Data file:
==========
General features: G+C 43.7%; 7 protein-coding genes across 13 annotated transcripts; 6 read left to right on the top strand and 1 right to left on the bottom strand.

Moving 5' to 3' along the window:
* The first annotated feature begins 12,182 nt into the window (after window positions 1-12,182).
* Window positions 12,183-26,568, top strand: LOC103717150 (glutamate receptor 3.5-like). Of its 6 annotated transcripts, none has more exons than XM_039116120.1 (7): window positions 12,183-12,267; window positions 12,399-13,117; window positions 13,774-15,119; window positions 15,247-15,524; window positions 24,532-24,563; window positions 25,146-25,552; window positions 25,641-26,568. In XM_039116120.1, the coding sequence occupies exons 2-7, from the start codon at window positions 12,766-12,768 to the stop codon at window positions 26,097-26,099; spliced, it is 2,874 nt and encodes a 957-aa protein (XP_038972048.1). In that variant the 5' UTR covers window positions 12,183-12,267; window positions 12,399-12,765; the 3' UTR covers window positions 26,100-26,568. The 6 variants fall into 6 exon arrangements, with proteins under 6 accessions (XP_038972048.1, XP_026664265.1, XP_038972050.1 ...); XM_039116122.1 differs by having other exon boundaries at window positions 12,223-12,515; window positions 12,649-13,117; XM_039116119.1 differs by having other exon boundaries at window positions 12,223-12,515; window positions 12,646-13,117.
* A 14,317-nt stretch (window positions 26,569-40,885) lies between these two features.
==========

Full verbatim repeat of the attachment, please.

General features: G+C 43.7%; 7 protein-coding genes across 13 annotated transcripts; 6 read left to right on the top strand and 1 right to left on the bottom strand.

Moving 5' to 3' along the window:
* The first annotated feature begins 12,182 nt into the window (after window positions 1-12,182).
* Window positions 12,183-26,568, top strand: LOC103717150 (glutamate receptor 3.5-like). Of its 6 annotated transcripts, none has more exons than XM_039116120.1 (7): window positions 12,183-12,267; window positions 12,399-13,117; window positions 13,774-15,119; window positions 15,247-15,524; window positions 24,532-24,563; window positions 25,146-25,552; window positions 25,641-26,568. In XM_039116120.1, the coding sequence occupies exons 2-7, from the start codon at window positions 12,766-12,768 to the stop codon at window positions 26,097-26,099; spliced, it is 2,874 nt and encodes a 957-aa protein (XP_038972048.1). In that variant the 5' UTR covers window positions 12,183-12,267; window positions 12,399-12,765; the 3' UTR covers window positions 26,100-26,568. The 6 variants fall into 6 exon arrangements, with proteins under 6 accessions (XP_038972048.1, XP_026664265.1, XP_038972050.1 ...); XM_039116122.1 differs by having other exon boundaries at window positions 12,223-12,515; window positions 12,649-13,117; XM_039116119.1 differs by having other exon boundaries at window positions 12,223-12,515; window positions 12,646-13,117.
* A 14,317-nt stretch (window positions 26,569-40,885) lies between these two features.